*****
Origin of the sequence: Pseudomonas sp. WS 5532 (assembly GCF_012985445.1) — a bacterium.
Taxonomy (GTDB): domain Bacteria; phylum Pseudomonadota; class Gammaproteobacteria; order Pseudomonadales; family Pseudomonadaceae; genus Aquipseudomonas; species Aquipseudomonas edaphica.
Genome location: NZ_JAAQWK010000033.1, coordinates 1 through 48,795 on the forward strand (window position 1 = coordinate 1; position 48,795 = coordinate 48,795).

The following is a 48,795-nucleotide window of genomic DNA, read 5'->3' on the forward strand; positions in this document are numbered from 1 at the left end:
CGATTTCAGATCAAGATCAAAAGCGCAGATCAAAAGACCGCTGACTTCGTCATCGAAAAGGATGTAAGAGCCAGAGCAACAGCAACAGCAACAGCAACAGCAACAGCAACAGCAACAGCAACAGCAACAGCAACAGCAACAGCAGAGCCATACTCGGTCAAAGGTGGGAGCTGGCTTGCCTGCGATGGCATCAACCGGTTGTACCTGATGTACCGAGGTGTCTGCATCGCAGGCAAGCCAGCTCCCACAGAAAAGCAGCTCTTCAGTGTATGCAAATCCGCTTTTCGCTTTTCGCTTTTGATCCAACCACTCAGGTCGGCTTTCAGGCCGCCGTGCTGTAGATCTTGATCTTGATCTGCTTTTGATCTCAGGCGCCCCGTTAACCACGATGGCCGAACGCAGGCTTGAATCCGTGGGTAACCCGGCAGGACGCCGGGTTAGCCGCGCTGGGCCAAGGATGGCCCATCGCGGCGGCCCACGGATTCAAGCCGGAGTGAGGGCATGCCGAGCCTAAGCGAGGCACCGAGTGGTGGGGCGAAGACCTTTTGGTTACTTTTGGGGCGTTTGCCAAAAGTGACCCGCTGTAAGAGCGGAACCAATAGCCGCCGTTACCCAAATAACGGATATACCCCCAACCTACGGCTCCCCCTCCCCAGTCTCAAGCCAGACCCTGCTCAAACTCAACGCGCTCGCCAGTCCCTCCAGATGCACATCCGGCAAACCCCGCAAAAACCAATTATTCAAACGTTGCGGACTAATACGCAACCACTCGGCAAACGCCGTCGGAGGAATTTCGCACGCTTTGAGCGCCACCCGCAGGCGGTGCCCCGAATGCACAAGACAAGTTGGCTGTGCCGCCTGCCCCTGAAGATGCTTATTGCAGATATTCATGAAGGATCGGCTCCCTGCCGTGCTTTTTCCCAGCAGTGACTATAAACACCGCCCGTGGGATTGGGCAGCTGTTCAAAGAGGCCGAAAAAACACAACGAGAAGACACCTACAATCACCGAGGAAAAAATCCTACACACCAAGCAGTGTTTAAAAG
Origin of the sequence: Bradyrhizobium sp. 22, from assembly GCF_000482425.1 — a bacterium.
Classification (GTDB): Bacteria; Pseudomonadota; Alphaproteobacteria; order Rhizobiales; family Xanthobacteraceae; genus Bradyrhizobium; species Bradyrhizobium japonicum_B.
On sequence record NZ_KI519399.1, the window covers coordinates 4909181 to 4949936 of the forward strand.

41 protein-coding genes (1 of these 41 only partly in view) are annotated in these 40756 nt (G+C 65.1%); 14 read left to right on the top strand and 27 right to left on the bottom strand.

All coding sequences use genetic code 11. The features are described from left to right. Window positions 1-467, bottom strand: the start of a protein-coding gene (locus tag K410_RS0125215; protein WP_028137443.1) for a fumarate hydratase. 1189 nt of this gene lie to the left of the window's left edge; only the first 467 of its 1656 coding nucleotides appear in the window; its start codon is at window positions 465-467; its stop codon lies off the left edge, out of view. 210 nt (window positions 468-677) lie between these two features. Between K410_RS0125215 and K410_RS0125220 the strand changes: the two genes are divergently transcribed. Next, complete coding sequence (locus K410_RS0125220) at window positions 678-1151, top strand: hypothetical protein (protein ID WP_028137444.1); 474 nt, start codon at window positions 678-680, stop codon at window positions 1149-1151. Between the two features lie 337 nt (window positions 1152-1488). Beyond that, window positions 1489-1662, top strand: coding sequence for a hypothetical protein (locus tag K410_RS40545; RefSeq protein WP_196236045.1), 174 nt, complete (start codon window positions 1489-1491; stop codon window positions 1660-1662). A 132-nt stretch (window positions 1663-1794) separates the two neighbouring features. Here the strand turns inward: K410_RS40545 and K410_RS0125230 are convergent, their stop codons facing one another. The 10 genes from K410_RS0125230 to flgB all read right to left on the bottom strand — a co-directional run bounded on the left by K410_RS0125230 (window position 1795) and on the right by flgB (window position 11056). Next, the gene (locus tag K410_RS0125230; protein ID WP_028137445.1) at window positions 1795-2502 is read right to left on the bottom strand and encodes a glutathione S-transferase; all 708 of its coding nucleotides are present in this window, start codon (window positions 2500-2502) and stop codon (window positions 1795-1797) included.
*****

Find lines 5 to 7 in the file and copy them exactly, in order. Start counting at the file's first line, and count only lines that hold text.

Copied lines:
CGATTTCAGATCAAGATCAAAAGCGCAGATCAAAAGACCGCTGACTTCGTCATCGAAAAGGATGTAAGAGCCAGAGCAACAGCAACAGCAACAGCAACAGCAACAGCAACAGCAACAGCAACAGCAACAGCAACAGCAACAGCAGAGCCATACTCGGTCAAAGGTGGGAGCTGGCTTGCCTGCGATGGCATCAACCGGTTGTACCTGATGTACCGAGGTGTCTGCATCGCAGGCAAGCCAGCTCCCACAGAAAAGCAGCTCTTCAGTGTATGCAAATCCGCTTTTCGCTTTTCGCTTTTGATCCAACCACTCAGGTCGGCTTTCAGGCCGCCGTGCTGTAGATCTTGATCTTGATCTGCTTTTGATCTCAGGCGCCCCGTTAACCACGATGGCCGAACGCAGGCTTGAATCCGTGGGTAACCCGGCAGGACGCCGGGTTAGCCGCGCTGGGCCAAGGATGGCCCATCGCGGCGGCCCACGGATTCAAGCCGGAGTGAGGGCATGCCGAGCCTAAGCGAGGCACCGAGTGGTGGGGCGAAGACCTTTTGGTTACTTTTGGGGCGTTTGCCAAAAGTGACCCGCTGTAAGAGCGGAACCAATAGCCGCCGTTACCCAAATAACGGATATACCCCCAACCTACGGCTCCCCCTCCCCAGTCTCAAGCCAGACCCTGCTCAAACTCAACGCGCTCGCCAGTCCCTCCAGATGCACATCCGGCAAACCCCGCAAAAACCAATTATTCAAACGTTGCGGACTAATACGCAACCACTCGGCAAACGCCGTCGGAGGAATTTCGCACGCTTTGAGCGCCACCCGCAGGCGGTGCCCCGAATGCACAAGACAAGTTGGCTGTGCCGCCTGCCCCTGAAGATGCTTATTGCAGATATTCATGAAGGATCGGCTCCCTGCCGTGCTTTTTCCCAGCAGTGACTATAAACACCGCCCGTGGGATTGGGCAGCTGTTCAAAGAGGCCGAAAAAACACAACGAGAAGACACCTACAATCACCGAGGAAAAAATCCTACACACCAAGCAGTGTTTAAAAG
Origin of the sequence: Bradyrhizobium sp. 22, from assembly GCF_000482425.1 — a bacterium.
Classification (GTDB): Bacteria; Pseudomonadota; Alphaproteobacteria; order Rhizobiales; family Xanthobacteraceae; genus Bradyrhizobium; species Bradyrhizobium japonicum_B.